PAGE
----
Case Study: Tracking Changes in Melbourne and Sydney’s Live Music Scene

Outline of the Research

Dr Sarah Taylor (pictured below) recently completed her PhD within the school of Mathematical and Geospatial Sciences at RMIT University. Her research examined live music in Sydney and Melbourne between the early 1980s and mid 2000s, combining her love of data, music and Geographic Information Systems (GIS) to examine the growth and decline of the live music scene in those cities.

Dr Sarah Taylor (Photo: ABC News)

Dr Taylor’s PhD ultimately tells the story of restructuring through the use of historical maps and statistics, dates, locations, and qualitative interviews with musicians and other first-hand accounts. The goal of the thesis was to help understand a period of substantial change for live music in Australian cities, and to demonstrate the utility of spatial analysis in social research.

A big part of the research comprised building a custom historical geodatabase of live music locations (the venues, band names, and gig dates), using samples of old gig listing publications. Sarah also combined the outputs of the quantitative data analytics with interviews with music scene participants, helping to better understand patterns of live music change and the factors contributing to this.

How AURIN was used

A large component of the analytics involved geocoding music venues. Many live music venues are licensed premises; as a result, the AURIN Victorian Liquor Licensing data (Dataset: Licensed Alcohol Outlets for Victoria) provided an an invaluable first step when for new geocode locations for unmatched venues. In addition, the easy access to electronic gambling machine (“pokies”) data (Dataset: Gaming Venues 2013 for Victoria) helped to produce some compelling maps which Dr Taylor presented at seminars; these showed that pokies have dispersed across Melbourne, but live music has tended to get closer together over time. Dr Taylor highlighted the accessibility, reliability and trustworthiness of AURIN’s datasets as one of the key drivers behind her use of it:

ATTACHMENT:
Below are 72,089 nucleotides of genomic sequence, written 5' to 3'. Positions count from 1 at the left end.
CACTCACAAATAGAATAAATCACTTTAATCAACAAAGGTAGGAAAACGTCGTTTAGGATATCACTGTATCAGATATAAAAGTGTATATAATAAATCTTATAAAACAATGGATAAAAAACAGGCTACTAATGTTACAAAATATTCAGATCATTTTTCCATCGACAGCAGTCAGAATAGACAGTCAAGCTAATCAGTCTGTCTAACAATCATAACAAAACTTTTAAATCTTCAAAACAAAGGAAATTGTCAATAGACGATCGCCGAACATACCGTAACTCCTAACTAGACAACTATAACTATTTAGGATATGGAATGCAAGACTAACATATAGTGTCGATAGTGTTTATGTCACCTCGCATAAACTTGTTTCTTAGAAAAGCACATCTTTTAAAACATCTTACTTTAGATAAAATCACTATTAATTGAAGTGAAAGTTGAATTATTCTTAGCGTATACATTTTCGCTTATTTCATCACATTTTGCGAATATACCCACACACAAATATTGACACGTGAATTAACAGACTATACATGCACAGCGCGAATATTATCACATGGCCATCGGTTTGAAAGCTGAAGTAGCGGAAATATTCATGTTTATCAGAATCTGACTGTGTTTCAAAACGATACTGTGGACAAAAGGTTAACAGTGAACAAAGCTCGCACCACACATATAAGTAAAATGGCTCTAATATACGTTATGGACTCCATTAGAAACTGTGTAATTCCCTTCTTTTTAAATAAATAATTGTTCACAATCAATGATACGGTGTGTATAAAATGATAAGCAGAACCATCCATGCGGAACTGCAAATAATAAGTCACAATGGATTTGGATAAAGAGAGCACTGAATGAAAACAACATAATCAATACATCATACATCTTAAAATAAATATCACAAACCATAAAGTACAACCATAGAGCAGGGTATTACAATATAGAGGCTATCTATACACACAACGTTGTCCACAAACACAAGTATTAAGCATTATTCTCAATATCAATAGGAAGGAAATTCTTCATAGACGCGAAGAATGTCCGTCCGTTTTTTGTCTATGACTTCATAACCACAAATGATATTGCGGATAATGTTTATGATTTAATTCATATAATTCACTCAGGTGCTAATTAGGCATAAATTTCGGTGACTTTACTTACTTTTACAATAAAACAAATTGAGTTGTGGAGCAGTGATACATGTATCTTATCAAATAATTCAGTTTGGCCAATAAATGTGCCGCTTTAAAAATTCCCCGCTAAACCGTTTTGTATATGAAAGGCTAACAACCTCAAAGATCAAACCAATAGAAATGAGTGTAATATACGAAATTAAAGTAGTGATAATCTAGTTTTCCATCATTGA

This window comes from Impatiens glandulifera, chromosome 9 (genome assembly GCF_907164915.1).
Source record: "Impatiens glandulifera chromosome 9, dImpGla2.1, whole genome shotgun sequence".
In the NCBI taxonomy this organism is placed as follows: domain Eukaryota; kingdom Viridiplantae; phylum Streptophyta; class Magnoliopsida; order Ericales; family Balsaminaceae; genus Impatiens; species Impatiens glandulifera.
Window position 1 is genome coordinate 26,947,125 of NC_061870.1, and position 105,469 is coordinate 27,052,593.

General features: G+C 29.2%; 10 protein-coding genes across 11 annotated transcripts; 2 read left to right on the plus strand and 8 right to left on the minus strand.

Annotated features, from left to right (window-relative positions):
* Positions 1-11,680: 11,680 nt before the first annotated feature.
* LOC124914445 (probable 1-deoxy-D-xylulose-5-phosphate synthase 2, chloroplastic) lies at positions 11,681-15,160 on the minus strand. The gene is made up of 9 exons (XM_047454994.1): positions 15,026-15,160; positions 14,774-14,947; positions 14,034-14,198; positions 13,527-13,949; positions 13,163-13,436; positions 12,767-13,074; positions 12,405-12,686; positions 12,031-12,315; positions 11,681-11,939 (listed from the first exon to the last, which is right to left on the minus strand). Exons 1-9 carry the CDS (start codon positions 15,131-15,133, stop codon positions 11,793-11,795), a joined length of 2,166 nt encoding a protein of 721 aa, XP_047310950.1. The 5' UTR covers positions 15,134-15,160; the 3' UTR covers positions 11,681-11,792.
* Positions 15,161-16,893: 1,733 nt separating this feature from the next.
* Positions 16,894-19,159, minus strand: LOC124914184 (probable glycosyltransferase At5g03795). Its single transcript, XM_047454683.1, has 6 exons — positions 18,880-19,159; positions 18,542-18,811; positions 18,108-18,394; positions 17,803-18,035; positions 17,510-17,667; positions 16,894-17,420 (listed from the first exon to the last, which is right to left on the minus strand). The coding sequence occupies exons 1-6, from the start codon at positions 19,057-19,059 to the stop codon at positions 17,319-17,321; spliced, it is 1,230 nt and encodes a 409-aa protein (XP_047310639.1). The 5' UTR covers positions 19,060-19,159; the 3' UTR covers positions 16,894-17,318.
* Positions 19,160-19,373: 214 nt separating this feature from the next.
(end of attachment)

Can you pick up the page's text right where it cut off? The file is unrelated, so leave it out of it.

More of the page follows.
The best part about AURIN was knowing that trustworthy official data was readily accessible, with no tiring and off-putting email trails required. It switched the focus to getting on with research, rather than second-guessing the available data or my ability to obtain it. I really noticed the difference for equivalent NSW data that was not available on AURIN: I did eventually obtain the data but there were many forms and emails and to-ing and fro-ing, it was not conducive to research

Impact of the research

Dr Taylor’s research uncovered a richer description of change over time for live music: the GIS approach made it possible to understand that what participants mean by “decline” does not necessarily mean fewer gigs, or even fewer venues. In Melbourne, “decline means It can mean more gigs in aggregation, but fewer gigs per band, in spatially constrained locations, with a large dependency on particular venues. By contrast, Sydney’s live music scene was characterised by gigs further apart and with less concentration</p?

Dr Taylor’s novel research, supported by AURIN’s authoritative datasets, has received wide attention. Dr Taylor has shared her findings at a public lecture at the State Library of NSW, on radio (RRR, PBS, and 2ser and 774), and in a popular ABC article . In June 2017 Dr Taylor will be presenting at the Place of Music Conference at the University of Loughborough in the UK, to a group of researchers that she admires and has cited extensively. One highlight of Dr Taylor’s research was attending a lecture from a visiting academic, and seeing her own work getting its own slide:

I know this may be routine for more senior academics, but it was a novelty to me. I have been really pleased at the interest in my project from musicians: the maps and the data connect in a non-abstract way that is very important to me. It has been a very cross-disciplinary project, and has (successfully, I believe) demonstrated the utility of GIS in social research